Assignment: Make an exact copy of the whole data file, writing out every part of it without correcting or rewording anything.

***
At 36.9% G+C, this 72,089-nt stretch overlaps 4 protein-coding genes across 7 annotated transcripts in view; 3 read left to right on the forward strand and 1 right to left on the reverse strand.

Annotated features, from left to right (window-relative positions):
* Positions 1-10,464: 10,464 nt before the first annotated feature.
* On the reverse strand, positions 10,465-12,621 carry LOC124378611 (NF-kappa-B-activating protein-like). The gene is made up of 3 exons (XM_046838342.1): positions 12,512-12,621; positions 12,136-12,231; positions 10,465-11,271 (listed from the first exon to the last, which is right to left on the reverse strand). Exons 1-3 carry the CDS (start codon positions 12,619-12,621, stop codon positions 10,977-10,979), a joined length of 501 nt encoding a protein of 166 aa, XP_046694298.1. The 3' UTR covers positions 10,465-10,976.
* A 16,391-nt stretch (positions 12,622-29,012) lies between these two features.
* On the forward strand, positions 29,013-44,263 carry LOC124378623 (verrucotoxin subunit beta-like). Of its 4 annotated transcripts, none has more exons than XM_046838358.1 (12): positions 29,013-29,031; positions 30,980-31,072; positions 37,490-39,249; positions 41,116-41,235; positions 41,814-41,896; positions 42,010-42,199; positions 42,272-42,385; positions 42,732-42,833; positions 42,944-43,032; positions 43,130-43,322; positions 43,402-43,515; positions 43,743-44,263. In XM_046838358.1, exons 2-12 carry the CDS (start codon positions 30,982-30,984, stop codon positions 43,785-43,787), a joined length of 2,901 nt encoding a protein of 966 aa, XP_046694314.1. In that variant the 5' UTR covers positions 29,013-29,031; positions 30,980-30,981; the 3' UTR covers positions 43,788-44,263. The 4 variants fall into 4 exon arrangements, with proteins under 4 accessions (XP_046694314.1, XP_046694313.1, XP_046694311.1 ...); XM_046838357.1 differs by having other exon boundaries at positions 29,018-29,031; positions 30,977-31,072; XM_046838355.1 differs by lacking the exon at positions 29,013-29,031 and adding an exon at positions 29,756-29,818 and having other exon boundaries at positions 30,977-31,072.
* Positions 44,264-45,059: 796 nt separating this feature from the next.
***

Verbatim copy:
At 36.9% G+C, this 72,089-nt stretch overlaps 4 protein-coding genes across 7 annotated transcripts in view; 3 read left to right on the forward strand and 1 right to left on the reverse strand.

Annotated features, from left to right (window-relative positions):
* Positions 1-10,464: 10,464 nt before the first annotated feature.
* On the reverse strand, positions 10,465-12,621 carry LOC124378611 (NF-kappa-B-activating protein-like). The gene is made up of 3 exons (XM_046838342.1): positions 12,512-12,621; positions 12,136-12,231; positions 10,465-11,271 (listed from the first exon to the last, which is right to left on the reverse strand). Exons 1-3 carry the CDS (start codon positions 12,619-12,621, stop codon positions 10,977-10,979), a joined length of 501 nt encoding a protein of 166 aa, XP_046694298.1. The 3' UTR covers positions 10,465-10,976.
* A 16,391-nt stretch (positions 12,622-29,012) lies between these two features.
* On the forward strand, positions 29,013-44,263 carry LOC124378623 (verrucotoxin subunit beta-like). Of its 4 annotated transcripts, none has more exons than XM_046838358.1 (12): positions 29,013-29,031; positions 30,980-31,072; positions 37,490-39,249; positions 41,116-41,235; positions 41,814-41,896; positions 42,010-42,199; positions 42,272-42,385; positions 42,732-42,833; positions 42,944-43,032; positions 43,130-43,322; positions 43,402-43,515; positions 43,743-44,263. In XM_046838358.1, exons 2-12 carry the CDS (start codon positions 30,982-30,984, stop codon positions 43,785-43,787), a joined length of 2,901 nt encoding a protein of 966 aa, XP_046694314.1. In that variant the 5' UTR covers positions 29,013-29,031; positions 30,980-30,981; the 3' UTR covers positions 43,788-44,263. The 4 variants fall into 4 exon arrangements, with proteins under 4 accessions (XP_046694314.1, XP_046694313.1, XP_046694311.1 ...); XM_046838357.1 differs by having other exon boundaries at positions 29,018-29,031; positions 30,977-31,072; XM_046838355.1 differs by lacking the exon at positions 29,013-29,031 and adding an exon at positions 29,756-29,818 and having other exon boundaries at positions 30,977-31,072.
* Positions 44,264-45,059: 796 nt separating this feature from the next.